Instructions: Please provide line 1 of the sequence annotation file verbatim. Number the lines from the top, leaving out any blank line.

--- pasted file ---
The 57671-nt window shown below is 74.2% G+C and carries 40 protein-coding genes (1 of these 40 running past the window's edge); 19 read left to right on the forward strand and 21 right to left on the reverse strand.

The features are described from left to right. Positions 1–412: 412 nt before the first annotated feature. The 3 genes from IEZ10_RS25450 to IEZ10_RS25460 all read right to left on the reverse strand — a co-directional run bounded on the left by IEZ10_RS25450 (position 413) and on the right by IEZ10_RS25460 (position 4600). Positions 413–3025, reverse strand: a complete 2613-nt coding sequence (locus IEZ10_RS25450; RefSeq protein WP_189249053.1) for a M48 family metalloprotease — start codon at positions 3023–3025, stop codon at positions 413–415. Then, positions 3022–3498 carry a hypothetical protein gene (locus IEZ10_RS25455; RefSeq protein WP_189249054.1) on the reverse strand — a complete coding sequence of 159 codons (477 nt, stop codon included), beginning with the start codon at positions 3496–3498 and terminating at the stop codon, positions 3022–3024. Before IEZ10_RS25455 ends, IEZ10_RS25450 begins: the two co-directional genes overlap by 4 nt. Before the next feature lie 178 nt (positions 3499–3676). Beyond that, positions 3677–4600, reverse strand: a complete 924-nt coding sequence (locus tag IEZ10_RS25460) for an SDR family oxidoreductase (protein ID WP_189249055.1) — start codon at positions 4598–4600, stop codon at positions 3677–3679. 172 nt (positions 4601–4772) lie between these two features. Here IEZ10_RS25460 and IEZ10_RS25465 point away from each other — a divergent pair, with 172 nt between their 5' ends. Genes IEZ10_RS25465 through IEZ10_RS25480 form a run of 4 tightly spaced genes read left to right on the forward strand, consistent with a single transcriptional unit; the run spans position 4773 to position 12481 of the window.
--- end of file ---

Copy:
The 57671-nt window shown below is 74.2% G+C and carries 40 protein-coding genes (1 of these 40 running past the window's edge); 19 read left to right on the forward strand and 21 right to left on the reverse strand.